How does Shakespeare develop the character of Juliet throughout the play?

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lhc eNotes educator| Certified Educator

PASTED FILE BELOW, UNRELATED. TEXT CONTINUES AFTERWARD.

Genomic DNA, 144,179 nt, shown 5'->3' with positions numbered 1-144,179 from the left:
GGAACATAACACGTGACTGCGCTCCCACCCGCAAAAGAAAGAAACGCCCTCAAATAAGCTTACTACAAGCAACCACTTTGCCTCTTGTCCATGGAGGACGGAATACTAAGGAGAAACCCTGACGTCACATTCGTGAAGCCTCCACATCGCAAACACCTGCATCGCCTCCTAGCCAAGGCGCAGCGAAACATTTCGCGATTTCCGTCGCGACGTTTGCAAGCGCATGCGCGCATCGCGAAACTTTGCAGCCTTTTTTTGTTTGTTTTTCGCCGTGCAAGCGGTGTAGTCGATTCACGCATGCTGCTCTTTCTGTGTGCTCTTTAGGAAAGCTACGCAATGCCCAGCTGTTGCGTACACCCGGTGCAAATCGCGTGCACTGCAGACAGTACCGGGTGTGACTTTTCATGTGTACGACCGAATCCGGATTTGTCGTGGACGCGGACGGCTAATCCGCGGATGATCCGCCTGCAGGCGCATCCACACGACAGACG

Shakespeare's love story unfolds over a period of about four days, during which Juliet's character experiences a remarkable (and probably unrealistic!) transformation.  In the play's beginning, she is a child, thirteen years old, uninterested in her proposed marriage to Paris, but perhaps giving us a glimpse into a steelier side of her character all the same.  Her mother's attempt to discuss the marriage to Paris meets with Juliet's almost passive-aggressive response that she will try to love Paris as much as (but no more than) is expected of her.  Once she has encountered, and fallen in love with Romeo, however, she begins to function more and more as an adult.  When Romeo kills Tybalt and is thus banished from Verona, she makes a calculating, fairly thoughtful decision to follow him.  She understands that she will have to sever ties to all of the people currently in her life, including her family, but carries out the faked suicide plan nonetheless.  When she wakes up to find Romeo has died, she kills herself, but in a gutsier way.  While Romeo simply swallowed some poison, she pierces her own heart with a dagger and dies over his body.